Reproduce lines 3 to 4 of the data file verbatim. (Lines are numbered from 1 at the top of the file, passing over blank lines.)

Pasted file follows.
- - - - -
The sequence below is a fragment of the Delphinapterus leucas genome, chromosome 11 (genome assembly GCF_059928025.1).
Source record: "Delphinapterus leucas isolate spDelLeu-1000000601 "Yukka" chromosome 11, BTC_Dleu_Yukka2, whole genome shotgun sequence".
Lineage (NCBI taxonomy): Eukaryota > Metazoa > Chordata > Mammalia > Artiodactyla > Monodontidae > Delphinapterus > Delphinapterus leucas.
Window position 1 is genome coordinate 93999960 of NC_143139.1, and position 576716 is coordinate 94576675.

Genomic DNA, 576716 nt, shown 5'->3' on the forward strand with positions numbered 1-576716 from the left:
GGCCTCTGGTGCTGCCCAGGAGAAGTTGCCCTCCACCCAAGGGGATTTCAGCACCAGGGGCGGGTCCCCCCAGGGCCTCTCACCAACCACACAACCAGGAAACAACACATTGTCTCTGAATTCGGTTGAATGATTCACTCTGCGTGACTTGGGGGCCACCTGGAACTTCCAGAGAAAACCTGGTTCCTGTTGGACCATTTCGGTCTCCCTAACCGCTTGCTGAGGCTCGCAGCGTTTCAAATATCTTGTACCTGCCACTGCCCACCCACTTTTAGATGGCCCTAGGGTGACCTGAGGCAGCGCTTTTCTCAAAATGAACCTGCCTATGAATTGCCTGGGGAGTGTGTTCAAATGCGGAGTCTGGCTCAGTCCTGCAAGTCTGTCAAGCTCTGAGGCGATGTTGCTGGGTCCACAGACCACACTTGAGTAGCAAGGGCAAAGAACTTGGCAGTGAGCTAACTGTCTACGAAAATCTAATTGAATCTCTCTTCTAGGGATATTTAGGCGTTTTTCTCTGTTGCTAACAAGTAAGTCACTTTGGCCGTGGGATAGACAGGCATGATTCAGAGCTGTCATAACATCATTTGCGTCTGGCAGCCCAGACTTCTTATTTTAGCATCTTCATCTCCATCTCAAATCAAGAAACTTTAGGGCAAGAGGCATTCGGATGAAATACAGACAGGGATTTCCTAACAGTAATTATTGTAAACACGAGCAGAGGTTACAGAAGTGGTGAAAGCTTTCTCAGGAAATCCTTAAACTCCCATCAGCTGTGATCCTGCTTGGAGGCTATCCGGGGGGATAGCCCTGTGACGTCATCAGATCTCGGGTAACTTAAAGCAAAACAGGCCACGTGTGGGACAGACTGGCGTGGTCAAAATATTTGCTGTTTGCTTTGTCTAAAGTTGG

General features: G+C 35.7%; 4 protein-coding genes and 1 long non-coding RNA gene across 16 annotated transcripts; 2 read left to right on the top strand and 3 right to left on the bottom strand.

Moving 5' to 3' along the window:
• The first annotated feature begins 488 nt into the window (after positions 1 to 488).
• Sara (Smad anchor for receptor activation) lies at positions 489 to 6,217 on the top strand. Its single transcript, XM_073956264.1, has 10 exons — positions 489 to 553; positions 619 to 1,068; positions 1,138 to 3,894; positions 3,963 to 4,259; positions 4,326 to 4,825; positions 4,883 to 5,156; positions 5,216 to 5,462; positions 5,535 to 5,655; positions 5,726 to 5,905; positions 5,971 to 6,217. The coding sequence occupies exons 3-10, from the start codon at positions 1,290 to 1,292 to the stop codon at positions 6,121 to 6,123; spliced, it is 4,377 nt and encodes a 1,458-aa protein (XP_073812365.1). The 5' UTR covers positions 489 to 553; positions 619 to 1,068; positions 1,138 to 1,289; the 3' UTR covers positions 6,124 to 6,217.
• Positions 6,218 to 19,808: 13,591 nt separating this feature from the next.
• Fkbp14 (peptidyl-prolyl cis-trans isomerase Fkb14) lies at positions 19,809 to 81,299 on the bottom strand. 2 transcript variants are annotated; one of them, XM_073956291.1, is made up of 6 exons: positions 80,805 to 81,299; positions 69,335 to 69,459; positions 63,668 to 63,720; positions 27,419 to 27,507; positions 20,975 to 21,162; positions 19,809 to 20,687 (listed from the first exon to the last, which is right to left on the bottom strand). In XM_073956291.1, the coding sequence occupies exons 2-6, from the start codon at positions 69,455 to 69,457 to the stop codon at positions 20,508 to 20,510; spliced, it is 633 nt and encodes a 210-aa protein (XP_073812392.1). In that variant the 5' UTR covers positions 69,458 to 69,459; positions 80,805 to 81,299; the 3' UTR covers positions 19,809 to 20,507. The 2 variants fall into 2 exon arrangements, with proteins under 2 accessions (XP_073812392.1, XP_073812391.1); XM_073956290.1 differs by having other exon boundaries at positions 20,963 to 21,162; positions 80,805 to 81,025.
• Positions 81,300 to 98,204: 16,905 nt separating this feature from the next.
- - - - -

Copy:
Lineage (NCBI taxonomy): Eukaryota > Metazoa > Chordata > Mammalia > Artiodactyla > Monodontidae > Delphinapterus > Delphinapterus leucas.
Window position 1 is genome coordinate 93999960 of NC_143139.1, and position 576716 is coordinate 94576675.